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At the moment, donors fearful of theft or waste usually write detailed plans for how their money is to be spent and insist that they are followed to the letter. But watchfulness may make little difference. Laying a square metre of road costs the World Bank over 50% more in countries where firms report paying bribes above 2% of the value of contracts than in ones where such payments are reported to be lower—even though its anti-fraud measures are equally stringent the world over.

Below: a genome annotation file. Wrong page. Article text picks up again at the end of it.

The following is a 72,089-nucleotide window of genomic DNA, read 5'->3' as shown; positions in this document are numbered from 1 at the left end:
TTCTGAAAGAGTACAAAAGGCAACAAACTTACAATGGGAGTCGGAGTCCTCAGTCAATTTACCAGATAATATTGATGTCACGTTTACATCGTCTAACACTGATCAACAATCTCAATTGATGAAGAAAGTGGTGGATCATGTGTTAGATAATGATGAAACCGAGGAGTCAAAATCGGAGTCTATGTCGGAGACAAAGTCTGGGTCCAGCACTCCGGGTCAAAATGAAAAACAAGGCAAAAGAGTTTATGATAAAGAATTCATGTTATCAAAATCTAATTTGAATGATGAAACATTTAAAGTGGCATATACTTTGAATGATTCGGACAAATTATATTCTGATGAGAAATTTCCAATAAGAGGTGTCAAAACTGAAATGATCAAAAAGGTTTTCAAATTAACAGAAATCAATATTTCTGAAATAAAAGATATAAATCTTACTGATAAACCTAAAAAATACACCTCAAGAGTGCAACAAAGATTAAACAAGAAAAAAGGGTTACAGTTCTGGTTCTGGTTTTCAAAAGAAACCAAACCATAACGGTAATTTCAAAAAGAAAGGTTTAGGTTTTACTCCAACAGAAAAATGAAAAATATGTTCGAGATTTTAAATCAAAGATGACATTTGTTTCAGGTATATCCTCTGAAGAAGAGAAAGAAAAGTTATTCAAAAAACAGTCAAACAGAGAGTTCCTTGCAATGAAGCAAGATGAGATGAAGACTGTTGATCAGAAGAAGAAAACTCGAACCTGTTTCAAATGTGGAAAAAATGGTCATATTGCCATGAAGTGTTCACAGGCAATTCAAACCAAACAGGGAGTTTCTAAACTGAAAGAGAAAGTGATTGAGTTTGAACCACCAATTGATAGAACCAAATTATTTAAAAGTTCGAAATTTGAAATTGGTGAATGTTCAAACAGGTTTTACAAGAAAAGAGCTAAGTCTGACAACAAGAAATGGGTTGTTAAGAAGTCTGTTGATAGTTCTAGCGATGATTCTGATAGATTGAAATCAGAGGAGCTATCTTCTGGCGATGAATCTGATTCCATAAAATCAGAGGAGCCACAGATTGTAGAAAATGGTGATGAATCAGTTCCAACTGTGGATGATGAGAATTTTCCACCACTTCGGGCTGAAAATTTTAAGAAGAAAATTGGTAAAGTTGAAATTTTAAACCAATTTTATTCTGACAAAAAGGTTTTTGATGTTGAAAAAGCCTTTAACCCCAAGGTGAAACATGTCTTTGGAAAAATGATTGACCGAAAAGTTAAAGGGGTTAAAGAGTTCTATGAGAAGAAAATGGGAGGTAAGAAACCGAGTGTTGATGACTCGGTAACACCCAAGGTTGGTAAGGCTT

Another reason donors are prescriptive is lack of faith in local bureaucrats’ competence. Scepticism is sometimes warranted, says Mr Solheim, though often overdone. Meanwhile donors are stifling ingenuity and making it hard to adapt schemes to local needs, says William Savedoff of the Centre for Global Development, a think-tank in Washington, DC, that champions the cash-on-delivery approach. To immunise more children, for example, one country will need cold-boxes to stop vaccines spoiling; another to pay health workers’ transport costs to visit isolated villages. A distant donor is unlikely to know what is lacking in each case.